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How to avoid being overcharged for energy

As energy costs continue to bite, it’s important to make sure you’re not paying more than you have to for your gas and electricity. If you think your gas or electric meter reading is too high, here are our top tips for ensuring more accurate bills.

As energy costs continue to bite, it’s important to make sure you’re not paying more than you have to for your gas and electricity. If you think your gas or electric meter reading is too high, here are our top tips for ensuring more accurate bills.

Written by
Sajni Shah
Utilities comparison expert
Posted
10 FEBRUARY 2020
4 min read
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My energy bill is too high – am I being overcharged?

If your energy bill is significantly higher than usual, overcharging isn’t out of the question. However, it might not always be the fault of your energy supplier. You could be overcharged because you haven’t given an accurate meter reading or because your meter is faulty.

A higher bill could also be down to wholesale price rises or changes to your lifestyle. For instance, are you working from home more than you used to or have you recently bought a new appliance that guzzles a lot of electricity?

How can I avoid my electric meter overcharging me?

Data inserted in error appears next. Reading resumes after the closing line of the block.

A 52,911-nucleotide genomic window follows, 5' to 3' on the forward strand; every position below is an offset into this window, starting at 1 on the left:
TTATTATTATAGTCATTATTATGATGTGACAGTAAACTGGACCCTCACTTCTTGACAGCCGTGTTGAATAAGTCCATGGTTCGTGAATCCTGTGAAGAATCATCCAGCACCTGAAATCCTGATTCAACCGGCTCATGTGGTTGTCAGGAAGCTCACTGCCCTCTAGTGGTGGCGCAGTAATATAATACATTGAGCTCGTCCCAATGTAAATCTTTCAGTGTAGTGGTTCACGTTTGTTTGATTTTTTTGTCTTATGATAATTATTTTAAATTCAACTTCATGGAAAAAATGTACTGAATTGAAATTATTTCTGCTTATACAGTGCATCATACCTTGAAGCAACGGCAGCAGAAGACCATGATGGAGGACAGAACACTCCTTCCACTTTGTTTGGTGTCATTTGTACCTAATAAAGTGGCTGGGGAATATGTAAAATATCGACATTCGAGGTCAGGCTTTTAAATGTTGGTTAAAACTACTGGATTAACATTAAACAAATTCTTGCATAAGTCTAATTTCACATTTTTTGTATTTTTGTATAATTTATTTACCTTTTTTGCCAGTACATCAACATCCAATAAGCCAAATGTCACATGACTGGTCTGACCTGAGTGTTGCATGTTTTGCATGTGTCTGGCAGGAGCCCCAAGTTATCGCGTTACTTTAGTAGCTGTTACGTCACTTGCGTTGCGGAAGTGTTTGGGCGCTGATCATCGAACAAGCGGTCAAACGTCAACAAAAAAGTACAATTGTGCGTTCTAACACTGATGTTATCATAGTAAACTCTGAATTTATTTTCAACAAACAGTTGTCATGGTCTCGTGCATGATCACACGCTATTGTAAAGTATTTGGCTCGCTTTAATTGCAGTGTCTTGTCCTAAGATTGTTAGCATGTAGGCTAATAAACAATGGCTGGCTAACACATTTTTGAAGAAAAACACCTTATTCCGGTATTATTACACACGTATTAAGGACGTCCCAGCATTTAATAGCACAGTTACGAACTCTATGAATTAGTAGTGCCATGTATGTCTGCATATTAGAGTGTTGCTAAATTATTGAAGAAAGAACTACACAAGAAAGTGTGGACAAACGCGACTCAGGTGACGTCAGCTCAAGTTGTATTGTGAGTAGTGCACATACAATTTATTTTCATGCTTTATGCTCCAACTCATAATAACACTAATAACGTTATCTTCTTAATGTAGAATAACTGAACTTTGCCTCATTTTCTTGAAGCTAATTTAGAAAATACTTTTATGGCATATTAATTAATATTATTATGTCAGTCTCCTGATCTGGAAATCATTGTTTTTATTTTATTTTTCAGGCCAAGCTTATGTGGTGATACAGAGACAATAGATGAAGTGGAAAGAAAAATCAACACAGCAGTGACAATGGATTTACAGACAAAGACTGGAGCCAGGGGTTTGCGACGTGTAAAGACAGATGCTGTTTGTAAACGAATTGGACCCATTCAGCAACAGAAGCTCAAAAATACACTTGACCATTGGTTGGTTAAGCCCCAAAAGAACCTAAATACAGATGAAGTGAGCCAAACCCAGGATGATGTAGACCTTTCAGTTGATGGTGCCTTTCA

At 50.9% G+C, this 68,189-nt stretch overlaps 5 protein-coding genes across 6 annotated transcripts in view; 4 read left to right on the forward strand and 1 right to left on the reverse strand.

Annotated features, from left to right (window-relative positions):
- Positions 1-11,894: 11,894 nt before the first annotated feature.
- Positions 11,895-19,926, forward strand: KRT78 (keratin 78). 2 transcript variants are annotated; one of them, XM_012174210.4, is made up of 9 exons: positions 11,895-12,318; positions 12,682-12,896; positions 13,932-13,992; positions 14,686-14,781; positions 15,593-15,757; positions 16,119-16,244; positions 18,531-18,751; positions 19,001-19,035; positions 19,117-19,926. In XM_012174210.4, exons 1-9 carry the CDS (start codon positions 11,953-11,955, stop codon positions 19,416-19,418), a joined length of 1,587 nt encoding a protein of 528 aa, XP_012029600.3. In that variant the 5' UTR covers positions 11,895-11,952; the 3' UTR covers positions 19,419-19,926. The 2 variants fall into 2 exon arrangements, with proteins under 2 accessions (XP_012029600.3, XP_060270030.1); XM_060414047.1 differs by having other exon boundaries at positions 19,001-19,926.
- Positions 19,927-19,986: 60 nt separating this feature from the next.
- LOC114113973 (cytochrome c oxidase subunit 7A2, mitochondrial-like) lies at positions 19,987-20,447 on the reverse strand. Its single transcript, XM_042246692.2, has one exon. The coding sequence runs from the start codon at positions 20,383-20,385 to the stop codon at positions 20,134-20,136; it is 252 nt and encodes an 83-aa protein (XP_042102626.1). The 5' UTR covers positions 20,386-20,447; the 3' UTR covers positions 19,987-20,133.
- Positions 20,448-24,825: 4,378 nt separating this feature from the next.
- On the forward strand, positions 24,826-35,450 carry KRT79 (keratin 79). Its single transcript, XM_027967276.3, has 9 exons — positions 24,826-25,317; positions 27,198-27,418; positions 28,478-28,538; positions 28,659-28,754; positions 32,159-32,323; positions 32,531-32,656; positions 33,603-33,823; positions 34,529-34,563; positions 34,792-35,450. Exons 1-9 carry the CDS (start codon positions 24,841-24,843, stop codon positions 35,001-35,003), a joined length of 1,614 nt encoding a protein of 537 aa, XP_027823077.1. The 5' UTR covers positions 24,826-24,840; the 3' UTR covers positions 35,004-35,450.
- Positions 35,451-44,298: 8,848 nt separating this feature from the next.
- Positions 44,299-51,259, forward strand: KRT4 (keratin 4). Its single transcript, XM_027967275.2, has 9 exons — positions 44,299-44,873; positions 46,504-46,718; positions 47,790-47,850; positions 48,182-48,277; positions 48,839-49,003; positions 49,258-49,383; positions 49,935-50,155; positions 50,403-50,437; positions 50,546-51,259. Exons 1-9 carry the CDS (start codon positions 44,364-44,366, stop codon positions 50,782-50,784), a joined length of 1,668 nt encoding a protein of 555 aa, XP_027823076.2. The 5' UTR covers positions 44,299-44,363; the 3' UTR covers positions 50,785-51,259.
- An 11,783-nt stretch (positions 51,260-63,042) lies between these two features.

There are steps you can take to help prevent inflated energy bills. Tips for avoiding overcharging include:

Submit regular meter readings 

The ideal way to avoid paying over the odds is to provide your supplier with regular meter readings. It’s easy to do and you can submit them online, by phone or using your supplier’s app. It’s recommended that you take your meter readings every month or every three months if you’re on quarterly billing.

Remember that if you don’t submit regular readings, your supplier has to estimate your energy usage, based on previous bills. This could lead to you paying for more energy than you’ve actually used.

Query your bill

It’s important to question your bill with your supplier if you suspect you’ve been overcharged or charged on the wrong tariff. You could have a strong case if the energy reading on your meter is significantly different to the reading on your latest bill. If an inflated bill is your provider’s mistake, you should be able to claim a refund.

Your supplier must respond within eight weeks. If they don’t, you can take your complaint to the Energy Ombudsman.

Become more energy efficient